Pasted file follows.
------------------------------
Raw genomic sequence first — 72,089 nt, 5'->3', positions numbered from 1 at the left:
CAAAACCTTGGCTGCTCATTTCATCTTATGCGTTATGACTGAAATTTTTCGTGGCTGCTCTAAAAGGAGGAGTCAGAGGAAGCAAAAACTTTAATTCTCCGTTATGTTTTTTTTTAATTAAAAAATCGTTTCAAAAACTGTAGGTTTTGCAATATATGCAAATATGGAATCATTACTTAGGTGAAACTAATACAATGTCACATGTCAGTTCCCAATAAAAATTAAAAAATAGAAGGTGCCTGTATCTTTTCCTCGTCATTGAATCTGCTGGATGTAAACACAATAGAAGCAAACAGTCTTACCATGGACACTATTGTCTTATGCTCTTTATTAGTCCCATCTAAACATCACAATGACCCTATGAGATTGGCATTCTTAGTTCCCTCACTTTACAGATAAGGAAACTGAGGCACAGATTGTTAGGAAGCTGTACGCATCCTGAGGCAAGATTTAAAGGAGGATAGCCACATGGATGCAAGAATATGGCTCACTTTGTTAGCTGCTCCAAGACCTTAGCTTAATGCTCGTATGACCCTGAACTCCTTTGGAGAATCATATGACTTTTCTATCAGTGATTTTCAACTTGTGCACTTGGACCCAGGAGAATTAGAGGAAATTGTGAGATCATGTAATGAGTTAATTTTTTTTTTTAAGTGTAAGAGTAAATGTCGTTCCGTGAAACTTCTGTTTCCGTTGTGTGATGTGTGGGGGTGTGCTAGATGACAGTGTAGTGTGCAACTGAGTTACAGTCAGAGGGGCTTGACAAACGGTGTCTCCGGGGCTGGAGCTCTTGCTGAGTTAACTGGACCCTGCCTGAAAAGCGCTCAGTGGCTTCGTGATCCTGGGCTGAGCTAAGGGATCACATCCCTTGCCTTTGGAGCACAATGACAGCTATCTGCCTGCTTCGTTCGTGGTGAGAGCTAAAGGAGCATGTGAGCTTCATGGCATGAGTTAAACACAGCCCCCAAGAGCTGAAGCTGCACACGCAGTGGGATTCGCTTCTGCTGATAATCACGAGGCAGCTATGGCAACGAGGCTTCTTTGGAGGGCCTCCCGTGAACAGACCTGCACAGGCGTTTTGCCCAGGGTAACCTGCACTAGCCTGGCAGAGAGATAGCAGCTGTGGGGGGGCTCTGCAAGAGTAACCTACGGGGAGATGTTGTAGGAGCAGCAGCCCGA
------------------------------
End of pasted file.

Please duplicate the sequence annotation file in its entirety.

Raw genomic sequence first — 72,089 nt, 5'->3', positions numbered from 1 at the left:
CAAAACCTTGGCTGCTCATTTCATCTTATGCGTTATGACTGAAATTTTTCGTGGCTGCTCTAAAAGGAGGAGTCAGAGGAAGCAAAAACTTTAATTCTCCGTTATGTTTTTTTTTAATTAAAAAATCGTTTCAAAAACTGTAGGTTTTGCAATATATGCAAATATGGAATCATTACTTAGGTGAAACTAATACAATGTCACATGTCAGTTCCCAATAAAAATTAAAAAATAGAAGGTGCCTGTATCTTTTCCTCGTCATTGAATCTGCTGGATGTAAACACAATAGAAGCAAACAGTCTTACCATGGACACTATTGTCTTATGCTCTTTATTAGTCCCATCTAAACATCACAATGACCCTATGAGATTGGCATTCTTAGTTCCCTCACTTTACAGATAAGGAAACTGAGGCACAGATTGTTAGGAAGCTGTACGCATCCTGAGGCAAGATTTAAAGGAGGATAGCCACATGGATGCAAGAATATGGCTCACTTTGTTAGCTGCTCCAAGACCTTAGCTTAATGCTCGTATGACCCTGAACTCCTTTGGAGAATCATATGACTTTTCTATCAGTGATTTTCAACTTGTGCACTTGGACCCAGGAGAATTAGAGGAAATTGTGAGATCATGTAATGAGTTAATTTTTTTTTTTAAGTGTAAGAGTAAATGTCGTTCCGTGAAACTTCTGTTTCCGTTGTGTGATGTGTGGGGGTGTGCTAGATGACAGTGTAGTGTGCAACTGAGTTACAGTCAGAGGGGCTTGACAAACGGTGTCTCCGGGGCTGGAGCTCTTGCTGAGTTAACTGGACCCTGCCTGAAAAGCGCTCAGTGGCTTCGTGATCCTGGGCTGAGCTAAGGGATCACATCCCTTGCCTTTGGAGCACAATGACAGCTATCTGCCTGCTTCGTTCGTGGTGAGAGCTAAAGGAGCATGTGAGCTTCATGGCATGAGTTAAACACAGCCCCCAAGAGCTGAAGCTGCACACGCAGTGGGATTCGCTTCTGCTGATAATCACGAGGCAGCTATGGCAACGAGGCTTCTTTGGAGGGCCTCCCGTGAACAGACCTGCACAGGCGTTTTGCCCAGGGTAACCTGCACTAGCCTGGCAGAGAGATAGCAGCTGTGGGGGGGCTCTGCAAGAGTAACCTACGGGGAGATGTTGTAGGAGCAGCAGCCCGA